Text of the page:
Chennai: Tamil Nadu Government Doctors Association on Friday announced withdrawal of their over-two week stir demanding restoration of 50 per cent reservation for them in admission to PG medical courses, hours after the Madras High Court took a serious view of their strike. TN Government Doctors Association General Secretary, Dr P Balakrishnan told reporters in Chennai that they have decided to withdraw their strike and resume work.
He said the decision was taken based “on our faith in the judiciary and the assurance of the government that it will take steps on the matter,” adding “we hope, there will be good outcome to our demand.”
Stating that the “peaceful and democratic protest held for over two weeks” would now end, he said the association will apprise the High Court of their decision, tomorrow.
He said restoration of 50 per cent reservation was their only goal.
More than 90 per cent of doctors were members of their association which was nearly 50-years-old and state recognised, Balakrishnan said.
Government doctors in Tamil Nadu have been boycotting work demanding a 50 per cent reservation for them in admission to post-graduate medical courses in the state.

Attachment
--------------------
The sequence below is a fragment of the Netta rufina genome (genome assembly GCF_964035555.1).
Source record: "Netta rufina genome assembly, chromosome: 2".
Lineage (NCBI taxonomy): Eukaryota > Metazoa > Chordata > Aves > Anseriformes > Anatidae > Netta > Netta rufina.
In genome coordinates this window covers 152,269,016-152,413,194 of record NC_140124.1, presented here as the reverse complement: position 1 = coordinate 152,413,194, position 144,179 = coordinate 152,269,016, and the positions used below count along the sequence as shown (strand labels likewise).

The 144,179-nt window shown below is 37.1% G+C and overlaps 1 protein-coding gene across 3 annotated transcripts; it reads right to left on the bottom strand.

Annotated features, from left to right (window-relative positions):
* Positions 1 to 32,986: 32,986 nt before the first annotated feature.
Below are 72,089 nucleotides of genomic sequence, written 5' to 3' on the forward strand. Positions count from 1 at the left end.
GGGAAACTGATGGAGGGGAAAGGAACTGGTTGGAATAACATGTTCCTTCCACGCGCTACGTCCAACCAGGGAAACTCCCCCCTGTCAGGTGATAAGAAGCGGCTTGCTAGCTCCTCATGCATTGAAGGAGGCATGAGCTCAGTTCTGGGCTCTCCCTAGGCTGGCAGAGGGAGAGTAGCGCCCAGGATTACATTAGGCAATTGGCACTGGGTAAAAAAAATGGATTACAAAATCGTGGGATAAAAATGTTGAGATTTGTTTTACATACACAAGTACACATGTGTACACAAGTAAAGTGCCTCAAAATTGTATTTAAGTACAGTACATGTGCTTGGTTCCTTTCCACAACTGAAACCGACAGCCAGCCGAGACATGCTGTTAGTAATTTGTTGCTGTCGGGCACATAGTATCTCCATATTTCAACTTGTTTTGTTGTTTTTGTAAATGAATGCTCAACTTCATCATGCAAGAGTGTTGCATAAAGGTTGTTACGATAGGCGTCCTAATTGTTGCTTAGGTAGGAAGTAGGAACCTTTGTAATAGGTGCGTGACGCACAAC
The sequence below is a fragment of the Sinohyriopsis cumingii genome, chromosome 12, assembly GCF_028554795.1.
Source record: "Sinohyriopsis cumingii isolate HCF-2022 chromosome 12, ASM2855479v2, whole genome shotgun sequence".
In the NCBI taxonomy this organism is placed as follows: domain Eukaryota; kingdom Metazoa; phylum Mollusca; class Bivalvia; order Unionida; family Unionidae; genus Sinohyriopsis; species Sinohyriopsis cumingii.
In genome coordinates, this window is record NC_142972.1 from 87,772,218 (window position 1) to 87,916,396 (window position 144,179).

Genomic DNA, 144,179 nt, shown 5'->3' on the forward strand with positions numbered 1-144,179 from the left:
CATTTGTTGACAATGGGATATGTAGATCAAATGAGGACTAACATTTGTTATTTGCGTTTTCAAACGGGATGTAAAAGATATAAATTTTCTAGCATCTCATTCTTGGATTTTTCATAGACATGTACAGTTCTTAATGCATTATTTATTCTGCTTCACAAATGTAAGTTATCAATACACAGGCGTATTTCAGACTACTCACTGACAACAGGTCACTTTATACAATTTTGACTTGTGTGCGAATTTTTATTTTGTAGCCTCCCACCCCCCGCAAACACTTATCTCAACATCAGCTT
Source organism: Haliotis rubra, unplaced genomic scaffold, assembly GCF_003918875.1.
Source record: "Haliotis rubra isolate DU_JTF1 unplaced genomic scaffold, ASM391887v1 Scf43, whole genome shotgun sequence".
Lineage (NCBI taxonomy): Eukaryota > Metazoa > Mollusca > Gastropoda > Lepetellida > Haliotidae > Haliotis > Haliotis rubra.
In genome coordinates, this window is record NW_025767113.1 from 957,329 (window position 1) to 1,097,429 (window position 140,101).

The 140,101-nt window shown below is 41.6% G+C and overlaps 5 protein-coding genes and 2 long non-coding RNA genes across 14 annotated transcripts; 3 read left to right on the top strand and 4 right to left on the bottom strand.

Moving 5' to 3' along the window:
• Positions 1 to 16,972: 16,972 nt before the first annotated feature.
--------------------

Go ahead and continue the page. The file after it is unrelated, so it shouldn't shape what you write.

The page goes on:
The stir partially affected outpatient services in hospitals with doctors not taking up “elective surgeries,” though they were attending to emergency procedures.
While hearing a PIL, the high court took a serious view of the doctors’ protest and orally observed if the Essential Services Maintenance Act could not be invoked against them.
The court said there was no moral or equitable justification for the doctors to go on strike and they cannot take the society to ransom by going on strike.
“If at all they are aggrieved, they can very well resort to the machinery provided under different statutory provisions for redress of their grievances,” it said.
“This court hopes that the doctors will call off strike and return to duty to continue their service.”
The government has already held talks with doctors and assured its support to them on the matter, while urging them to withdraw their protest.
The doctors, however, wanted the government to take legal steps to ensure reservation for them.
The issue came to the fore after a single judge of the court on April 17 ruled that incentive marks to in-service candidates in PG admissions would have to be based on the Medical Council of India (MCI) regulation and not as per the state government prospectus.
A division bench had on Wednesday delivered a split verdict on the appeals filed challenging the single judge order and arguments are now on before a third judge on the matter.
As per the MCI regulations, 50 per cent of the medical seats should be allocated to all-India quota while the rest can be retained by the state. Out of this, 25 per cent of seats should be for the in-service candidates.
The state government had submitted in the court that the award of the incentive marks to in-service candidates was being made for the past 35 years to encourage doctors to serve people in remote, hilly and difficult areas and was not violative of the MCI norms.